At Sea: September to October 2016
The unique island terrain of Niue—a raised coral atoll located in the South Pacific between Fiji, Samoa, and Tonga—offers bountiful opportunities to observe both marine and terrestrial biodiversity. A wide variety of geological features dots the island’s craggy coastline, including steep limestone cliffs, caves, and sharp, exposed coral formations.
Lying 120 nautical miles southeast of the main island is remote Beveridge Reef, a submerged atoll (visible only at low tide) that harbors a significant array of marine life. In its shallow lagoon, protected from the heaving seas, gray reef sharks, 80-pound groupers, moray eels, wrasses, and puffer fish swim above colorful corals in pristine condition.
The self-governing Niueans (in free association with New Zealand) have a long tradition of employing management practices to try to keep their waters in good condition. Their knowledge of the sea is critical to their livelihoods—and to the protection of the island’s marine ecosystem.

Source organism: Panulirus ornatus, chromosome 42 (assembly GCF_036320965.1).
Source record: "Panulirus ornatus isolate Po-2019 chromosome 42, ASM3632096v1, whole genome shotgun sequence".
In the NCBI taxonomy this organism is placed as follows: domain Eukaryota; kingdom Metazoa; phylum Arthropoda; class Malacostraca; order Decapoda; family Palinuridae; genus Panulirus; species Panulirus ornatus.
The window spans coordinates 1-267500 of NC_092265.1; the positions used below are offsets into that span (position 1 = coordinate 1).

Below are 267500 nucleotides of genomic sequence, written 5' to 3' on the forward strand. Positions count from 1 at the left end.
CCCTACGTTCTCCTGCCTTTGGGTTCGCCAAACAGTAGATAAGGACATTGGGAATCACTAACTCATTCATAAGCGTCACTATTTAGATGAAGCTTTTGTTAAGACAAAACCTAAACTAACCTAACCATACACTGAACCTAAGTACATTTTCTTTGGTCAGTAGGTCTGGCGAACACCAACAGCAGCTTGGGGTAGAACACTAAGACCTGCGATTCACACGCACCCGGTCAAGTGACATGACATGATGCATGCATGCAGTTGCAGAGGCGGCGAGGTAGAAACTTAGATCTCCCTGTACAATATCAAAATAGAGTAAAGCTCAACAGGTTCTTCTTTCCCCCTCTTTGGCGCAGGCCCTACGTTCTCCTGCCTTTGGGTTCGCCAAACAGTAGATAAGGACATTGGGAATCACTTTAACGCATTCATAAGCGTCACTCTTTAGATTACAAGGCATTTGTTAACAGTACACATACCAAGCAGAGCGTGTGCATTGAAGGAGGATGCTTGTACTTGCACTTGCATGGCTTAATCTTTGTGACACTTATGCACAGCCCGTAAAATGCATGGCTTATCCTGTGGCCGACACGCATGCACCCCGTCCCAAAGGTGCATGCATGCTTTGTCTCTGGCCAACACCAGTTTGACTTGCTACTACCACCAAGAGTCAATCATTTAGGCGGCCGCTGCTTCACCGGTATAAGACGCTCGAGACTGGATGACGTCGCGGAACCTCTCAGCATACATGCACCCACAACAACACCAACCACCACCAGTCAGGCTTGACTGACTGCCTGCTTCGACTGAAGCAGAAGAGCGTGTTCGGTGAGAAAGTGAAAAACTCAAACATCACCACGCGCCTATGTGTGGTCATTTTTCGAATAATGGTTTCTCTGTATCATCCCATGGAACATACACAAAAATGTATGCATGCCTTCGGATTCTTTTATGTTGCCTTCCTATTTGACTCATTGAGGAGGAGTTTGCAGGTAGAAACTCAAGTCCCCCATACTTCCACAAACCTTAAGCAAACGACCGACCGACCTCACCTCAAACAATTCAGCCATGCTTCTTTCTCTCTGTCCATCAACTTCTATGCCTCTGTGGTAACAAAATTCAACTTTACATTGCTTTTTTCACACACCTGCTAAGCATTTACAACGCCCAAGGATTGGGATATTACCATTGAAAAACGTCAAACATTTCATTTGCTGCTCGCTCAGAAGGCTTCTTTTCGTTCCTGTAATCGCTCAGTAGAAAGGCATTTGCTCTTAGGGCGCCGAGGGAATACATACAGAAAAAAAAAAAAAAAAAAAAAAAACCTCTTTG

The Pristine Seas team was invited by the government of Niue and Tofia Niue to help the island community survey and document its unique underwater environment in an effort to ensure the long-term sustainable use of its resources. In partnership with the Niuean government, Tofia Niue and Oceans 5, the Pristine Seas team conducted comprehensive surveys using a variety of observation and sampling techniques, including drop-camera deployments, scuba surveys, and seafloor sampling for micro-fossils.
Working alongside four Niuean scientists, they conducted 236 dives, made 11 deep-water camera deployments (to a maximum depth of 2,500 meters), and surveyed more than 300 fish species, 60 algae species, and 121 coral species.
While at Beveridge Reef, team members saw sharks on every dive—up to eighty gray reef sharks at a time—and heard the song of calving humpback whales, powerful enough to travel miles underwater. In a welcome surprise, footage from deep-water drop cameras granted the team the first ever sighting of Galápagos sharks at the reef.
An “outstandingly beautiful island” comes to life. Clutter, activity, and enthusiasm add up to a happy expedition boat. Whale song is the best diving music in the world, and you can listen too. Galápagos sharks make a surprise appearance—and so does the team’s lost drone. For one filmmaker, it’s the trip of a lifetime.